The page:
The Azores archipelago is an autonomous region of Portugal that were discovered in the 1400's by Gonçalo Velho Cabral, a monk and explorer. A group of 9 islands, the Azores is located in the mid-Atlantic. The islands enjoy a temperate climate making it an ideal place to visit, regardless of the time of year.
In October 2016, we visited São Miguel, the largest island in the Azores islands. Although October can be a bit wetter than in summer, we experience relatively little rainfall and our daily temperatures ranged between 17°C and 24°C.
So what's there to do in São Miguel? As it turns out a lot, especially if you love outdoor activities, fine dining, exploring centuries old historic buildings, viewing street art, taking photos or relaxing in rejuvenating thermal pools.
Ponta Delgada, the capital of the Azores, is located on São Miguel the largest island and locally called the "Green Island". São Miguel is very lush and a gardeners paradise with flowering hydrangeas everywhere. Ponta Delgada offers many sights including the historic City Gates, pictured above. It's also a great place to discover local restaurants serving fresh Azorean fare. One of our favourite places, Boca de Cena, is run by a single individual that is owner, chef, maître d' and waiter. It's a small restaurant with only 10 tables so it fills up quickly. We would recommend making reservations.
There's a lot to explore in Ponta Delgada, just remember that places often close early (by North American standards) and on Sunday only a few stores and restaurants are open. Be sure to visit the fresh markets, Antonio Borges Park with the large Australian Banyan tree and grottoes, and the various churches such as St. Sebastien's Mother Church. Ponta Delgada is also known for its graffiti, colourful doorways and intricate cobblestone patterns in the street.
As interesting as Ponta Delgada may be, the real Azores can be found by getting out of town and visiting the rugged and picturesque countryside created through volcanic activity. São Miguel still exhibits a lot of secondary volcanic activity such as hot springs although the last time a major eruption occurred was in 1652 on Pico do Fogo. We adventured both east and west. East to see Cete Cidades and Fogo and west to see Furnas.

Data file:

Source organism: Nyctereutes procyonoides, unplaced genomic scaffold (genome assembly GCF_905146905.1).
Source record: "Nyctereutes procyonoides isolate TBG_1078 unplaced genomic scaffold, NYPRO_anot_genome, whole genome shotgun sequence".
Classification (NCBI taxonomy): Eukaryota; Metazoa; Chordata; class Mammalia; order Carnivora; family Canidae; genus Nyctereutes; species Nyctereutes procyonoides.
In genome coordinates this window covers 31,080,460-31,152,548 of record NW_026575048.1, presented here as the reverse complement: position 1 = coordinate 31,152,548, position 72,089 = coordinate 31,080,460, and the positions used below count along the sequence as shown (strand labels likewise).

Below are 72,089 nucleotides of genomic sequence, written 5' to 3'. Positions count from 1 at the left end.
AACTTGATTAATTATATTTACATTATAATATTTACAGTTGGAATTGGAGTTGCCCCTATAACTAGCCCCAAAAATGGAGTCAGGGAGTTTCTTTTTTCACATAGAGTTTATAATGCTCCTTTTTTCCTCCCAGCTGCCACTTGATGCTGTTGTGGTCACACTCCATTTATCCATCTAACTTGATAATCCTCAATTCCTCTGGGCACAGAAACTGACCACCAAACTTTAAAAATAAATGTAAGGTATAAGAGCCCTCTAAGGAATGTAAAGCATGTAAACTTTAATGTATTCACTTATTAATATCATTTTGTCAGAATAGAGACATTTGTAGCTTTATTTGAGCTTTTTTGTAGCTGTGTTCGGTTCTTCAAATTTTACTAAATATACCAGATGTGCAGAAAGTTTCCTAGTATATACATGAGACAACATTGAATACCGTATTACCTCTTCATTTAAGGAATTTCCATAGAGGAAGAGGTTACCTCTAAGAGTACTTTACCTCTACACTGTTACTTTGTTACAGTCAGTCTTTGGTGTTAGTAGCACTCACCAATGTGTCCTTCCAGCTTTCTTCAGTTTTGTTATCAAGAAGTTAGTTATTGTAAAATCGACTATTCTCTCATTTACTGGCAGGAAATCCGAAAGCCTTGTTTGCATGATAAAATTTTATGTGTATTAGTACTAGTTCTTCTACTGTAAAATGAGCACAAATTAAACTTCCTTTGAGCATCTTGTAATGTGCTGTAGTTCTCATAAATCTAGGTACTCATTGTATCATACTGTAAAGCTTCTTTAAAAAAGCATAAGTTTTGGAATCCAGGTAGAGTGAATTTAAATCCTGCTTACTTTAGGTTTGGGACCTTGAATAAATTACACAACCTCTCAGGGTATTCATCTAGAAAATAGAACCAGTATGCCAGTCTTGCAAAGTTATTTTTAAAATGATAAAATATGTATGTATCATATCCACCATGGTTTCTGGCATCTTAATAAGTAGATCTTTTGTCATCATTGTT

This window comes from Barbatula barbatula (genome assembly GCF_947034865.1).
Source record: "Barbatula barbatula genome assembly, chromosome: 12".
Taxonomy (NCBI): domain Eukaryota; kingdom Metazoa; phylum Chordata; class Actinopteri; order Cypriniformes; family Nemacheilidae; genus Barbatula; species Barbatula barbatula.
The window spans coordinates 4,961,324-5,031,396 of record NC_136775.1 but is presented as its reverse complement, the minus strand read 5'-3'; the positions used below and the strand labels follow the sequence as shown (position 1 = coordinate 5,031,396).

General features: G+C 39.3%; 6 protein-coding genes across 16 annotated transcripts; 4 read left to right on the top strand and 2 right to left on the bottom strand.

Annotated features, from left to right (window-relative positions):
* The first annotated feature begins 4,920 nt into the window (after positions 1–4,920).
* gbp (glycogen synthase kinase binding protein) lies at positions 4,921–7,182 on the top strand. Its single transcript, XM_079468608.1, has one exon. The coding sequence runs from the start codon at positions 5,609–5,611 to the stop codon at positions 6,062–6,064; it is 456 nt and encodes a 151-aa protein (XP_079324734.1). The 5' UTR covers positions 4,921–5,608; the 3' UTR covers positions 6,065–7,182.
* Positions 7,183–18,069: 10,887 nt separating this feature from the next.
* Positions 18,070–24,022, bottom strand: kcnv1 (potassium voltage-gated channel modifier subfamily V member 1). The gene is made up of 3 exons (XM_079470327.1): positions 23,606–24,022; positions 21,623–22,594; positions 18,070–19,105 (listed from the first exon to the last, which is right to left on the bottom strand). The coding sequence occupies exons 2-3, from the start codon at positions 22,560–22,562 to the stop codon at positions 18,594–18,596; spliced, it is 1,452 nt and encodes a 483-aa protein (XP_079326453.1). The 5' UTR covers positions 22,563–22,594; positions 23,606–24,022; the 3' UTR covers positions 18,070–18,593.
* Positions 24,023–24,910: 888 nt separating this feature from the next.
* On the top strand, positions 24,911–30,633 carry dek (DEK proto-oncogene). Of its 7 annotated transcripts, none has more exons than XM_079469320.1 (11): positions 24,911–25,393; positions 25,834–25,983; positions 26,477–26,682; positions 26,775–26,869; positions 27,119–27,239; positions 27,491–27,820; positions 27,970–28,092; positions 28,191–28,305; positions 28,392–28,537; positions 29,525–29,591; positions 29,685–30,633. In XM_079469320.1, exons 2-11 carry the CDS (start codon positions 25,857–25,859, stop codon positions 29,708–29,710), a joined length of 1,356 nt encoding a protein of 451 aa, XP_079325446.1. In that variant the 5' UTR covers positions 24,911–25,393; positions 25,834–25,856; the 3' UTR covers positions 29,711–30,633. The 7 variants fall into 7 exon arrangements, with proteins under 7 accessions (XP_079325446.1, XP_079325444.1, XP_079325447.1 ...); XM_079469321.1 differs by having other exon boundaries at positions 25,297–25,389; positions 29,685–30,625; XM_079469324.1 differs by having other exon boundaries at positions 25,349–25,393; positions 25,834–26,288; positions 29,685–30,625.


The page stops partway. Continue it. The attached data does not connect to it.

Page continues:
On our East Island adventure we decided to take a jeep tour through Futurismo. The jeep tour was more intimate than the bus tour and provided better opportunities to explore such as our visit to the Salto do Cabrito waterfall. Our guide was very professional and helped make the tour fun.
We booked a Pure Azores west island tour to see Furnas, the north shore and the Ribeira dos Caldeiroes Nature Park. Our guide was wonderful and helped to make the experience special.
Furnas is arguably the most volcanically active part of São Miguel and is known for its iron-rich hot springs and magnificent parks and gardens. It's also known for its volcanic steam cooked meals, a unique Azorean experience! On the way to Furnas we stopped in the little town of Vila Franca do Campo to try the famous custard pastries made by the local bakery there - Do Morgado.
In many ways São Miguel is a photographers or painters paradise with visual opportunities around every corner. The image of the north shore is just one example.
We took advantage of a vacation package that included flight and hotel. We flew to the Azores through SATA and stayed at the Antillia Hotel Apartamento. The hotel includes short and long term rentals and was conveniently located close to the city center so that we could walk and explore the city.
Text and photos are copyright Eric David
Eric David is a visual artist / fine art photographer that lives and works in Toronto.